(3)Anti -parasite Control

Regular anti-parasitic control against Fleas and Mange mites is also recommended.

Failure to treat for common parasites found on your pet can lead to allergic skin disease and bacterial skin infections.

Parasitic burdens are lower in the colder months but anti-parasitic spot-ons should be applied throughout the spring and summer once monthly.

Lung-worms have also become more prevalent and can be picked up by your pet by eating slugs and snails.

(4) Feeding

Ensuring your puppy or kitten is fed a balanced diet is essential in promoting proper physical development.

We suggest feeding a dry food diet as it helps reduce tartar build up on your pets teeth.It is also lower in sugar compared with canned food.

Once weaned your puppy or kitten no longer needs milk.Water is adequate.

Your pet may be allergic to lactose in cows milk and can lead to diarrhea.

It is also good practice to feed your pet 4 times daily.Small meals frequently through the day is advisable.

By 6 months old you can reduce the meals to twice daily.


Neutering is an important consideration in promoting responsible pet ownership.

Every year vet clinics and shelters can be heavily burdened with abandoned puppies and kittens born out of unplanned pregnancies.

If your are not planning to breed from your pet you should seriously consider neutering.

We routinely perform neutering at 6 months old.There are many medical benefits to having the surgery.

In Females it prevents uterine cancer, uterine infections, False pregnancies and reduces the risk of mammary cancer.

In males it prevents testicular cancer, reduces the risk of prostate conditions as your pet gets older and reduces the risk of your pet rambling when a female is in heat in the area.

This last point is an important consideration as many pets get lost and stray because of this.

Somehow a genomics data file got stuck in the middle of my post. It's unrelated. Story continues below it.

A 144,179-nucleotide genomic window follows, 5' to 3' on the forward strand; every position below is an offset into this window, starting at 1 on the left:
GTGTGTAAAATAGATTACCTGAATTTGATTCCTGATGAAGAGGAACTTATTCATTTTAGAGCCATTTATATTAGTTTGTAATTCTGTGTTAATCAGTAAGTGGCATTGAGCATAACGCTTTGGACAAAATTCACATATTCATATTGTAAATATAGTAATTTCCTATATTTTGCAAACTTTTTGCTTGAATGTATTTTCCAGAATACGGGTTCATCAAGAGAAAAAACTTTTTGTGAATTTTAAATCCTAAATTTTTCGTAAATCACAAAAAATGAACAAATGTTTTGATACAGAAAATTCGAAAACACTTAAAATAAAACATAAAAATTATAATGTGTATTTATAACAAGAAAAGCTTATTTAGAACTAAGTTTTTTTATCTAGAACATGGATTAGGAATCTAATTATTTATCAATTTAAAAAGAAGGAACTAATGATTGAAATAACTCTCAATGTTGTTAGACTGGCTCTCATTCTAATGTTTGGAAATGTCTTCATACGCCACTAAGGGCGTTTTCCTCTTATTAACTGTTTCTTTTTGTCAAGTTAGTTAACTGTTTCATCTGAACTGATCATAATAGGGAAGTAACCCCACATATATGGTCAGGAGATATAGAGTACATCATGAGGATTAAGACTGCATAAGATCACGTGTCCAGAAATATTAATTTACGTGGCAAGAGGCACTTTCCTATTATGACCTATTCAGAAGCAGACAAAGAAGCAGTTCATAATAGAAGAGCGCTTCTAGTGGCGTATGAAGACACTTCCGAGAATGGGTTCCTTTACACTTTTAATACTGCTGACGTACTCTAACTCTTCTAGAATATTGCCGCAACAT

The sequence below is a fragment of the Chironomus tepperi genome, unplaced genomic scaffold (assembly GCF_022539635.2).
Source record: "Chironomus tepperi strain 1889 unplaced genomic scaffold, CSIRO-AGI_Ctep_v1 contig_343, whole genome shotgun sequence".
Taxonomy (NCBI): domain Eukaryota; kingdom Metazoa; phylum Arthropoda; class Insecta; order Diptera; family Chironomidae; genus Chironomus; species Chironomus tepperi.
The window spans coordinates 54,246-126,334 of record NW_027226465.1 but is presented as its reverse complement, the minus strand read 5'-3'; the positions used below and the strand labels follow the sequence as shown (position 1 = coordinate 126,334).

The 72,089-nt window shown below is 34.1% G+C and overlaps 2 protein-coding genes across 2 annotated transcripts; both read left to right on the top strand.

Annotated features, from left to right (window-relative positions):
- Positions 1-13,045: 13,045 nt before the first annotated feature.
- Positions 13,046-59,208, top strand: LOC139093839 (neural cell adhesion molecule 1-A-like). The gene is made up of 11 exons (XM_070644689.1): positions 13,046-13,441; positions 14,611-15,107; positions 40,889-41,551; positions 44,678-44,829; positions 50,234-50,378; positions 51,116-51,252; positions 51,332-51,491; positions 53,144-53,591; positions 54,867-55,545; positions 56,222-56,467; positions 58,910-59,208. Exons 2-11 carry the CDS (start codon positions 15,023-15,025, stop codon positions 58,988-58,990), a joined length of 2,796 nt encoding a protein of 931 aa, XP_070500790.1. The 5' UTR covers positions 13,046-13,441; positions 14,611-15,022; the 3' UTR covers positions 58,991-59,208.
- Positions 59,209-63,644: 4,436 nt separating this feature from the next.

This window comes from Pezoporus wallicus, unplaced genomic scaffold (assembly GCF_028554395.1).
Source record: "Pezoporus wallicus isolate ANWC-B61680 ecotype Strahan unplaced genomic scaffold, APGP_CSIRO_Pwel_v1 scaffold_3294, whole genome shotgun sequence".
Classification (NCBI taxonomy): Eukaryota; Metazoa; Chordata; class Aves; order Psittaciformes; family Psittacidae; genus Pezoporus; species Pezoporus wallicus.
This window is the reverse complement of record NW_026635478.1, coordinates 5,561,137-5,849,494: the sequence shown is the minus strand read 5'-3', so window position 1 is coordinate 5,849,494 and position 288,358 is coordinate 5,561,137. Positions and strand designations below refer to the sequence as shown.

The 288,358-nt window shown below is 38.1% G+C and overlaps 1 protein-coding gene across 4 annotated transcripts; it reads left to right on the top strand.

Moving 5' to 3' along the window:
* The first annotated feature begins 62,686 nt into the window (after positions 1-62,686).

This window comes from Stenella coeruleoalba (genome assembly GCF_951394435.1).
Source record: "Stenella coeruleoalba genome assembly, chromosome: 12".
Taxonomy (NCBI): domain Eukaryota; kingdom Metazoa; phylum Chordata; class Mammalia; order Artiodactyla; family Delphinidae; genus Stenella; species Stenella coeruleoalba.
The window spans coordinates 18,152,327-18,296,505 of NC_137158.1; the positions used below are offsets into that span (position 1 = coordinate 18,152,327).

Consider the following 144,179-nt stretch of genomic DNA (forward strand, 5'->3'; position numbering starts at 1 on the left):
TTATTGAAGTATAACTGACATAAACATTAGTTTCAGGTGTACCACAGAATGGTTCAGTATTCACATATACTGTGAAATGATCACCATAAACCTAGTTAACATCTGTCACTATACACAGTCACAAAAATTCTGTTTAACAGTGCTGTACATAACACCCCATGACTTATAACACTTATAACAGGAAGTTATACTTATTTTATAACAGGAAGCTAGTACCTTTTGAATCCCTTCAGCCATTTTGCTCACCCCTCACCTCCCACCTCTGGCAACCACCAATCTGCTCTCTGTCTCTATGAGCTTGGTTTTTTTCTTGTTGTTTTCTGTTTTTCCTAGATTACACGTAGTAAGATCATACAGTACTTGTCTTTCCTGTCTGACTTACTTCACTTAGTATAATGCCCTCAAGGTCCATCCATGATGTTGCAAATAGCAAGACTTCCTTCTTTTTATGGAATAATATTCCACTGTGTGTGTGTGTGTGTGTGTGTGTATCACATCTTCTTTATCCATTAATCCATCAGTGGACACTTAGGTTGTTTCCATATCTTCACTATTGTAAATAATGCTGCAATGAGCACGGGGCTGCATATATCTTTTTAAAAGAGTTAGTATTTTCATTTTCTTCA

More and more pet owners are having their pets micro-chipped. Not only is it the responsible thing to do but it also gives you the best chance to re-unite with your pet in the event they stray or lose their way when they are out and about which is more common than you think.

The microchip is the size of a rice grain and is implanted in the back of your pets neck.

It is quick and easy to place and lasts for the life of the pet.It does not require sedation.

The chip is not a tracking device. It contains a 15 digit number.

All vets and wardens have microchip scanners. In the event a stray animal is brought to the clinic we can scan for a chip.

If a chip is found we can enter the number into a computer database which brings up the owners name and contact details.

It is very rewarding to be able to re-unite a pet quickly with his/her owner.

It is equally frustrating when the pet is not chipped as the chances of re-uniting the pet with the owner is greatly reduced.

(6)Pet Insurance

Animals suffer from similar medical conditions that people can suffer from.

Depending on the illness the cost of treatment can be expensive.

Having insurance gives you the peace of mind that your pet receives the best treatment available without worrying about the financial implications.

In certain circumstances your pet may need to be referred to a veterinary specialist for complicated surgery or  medical management. Having insurance provides you with an option of referral.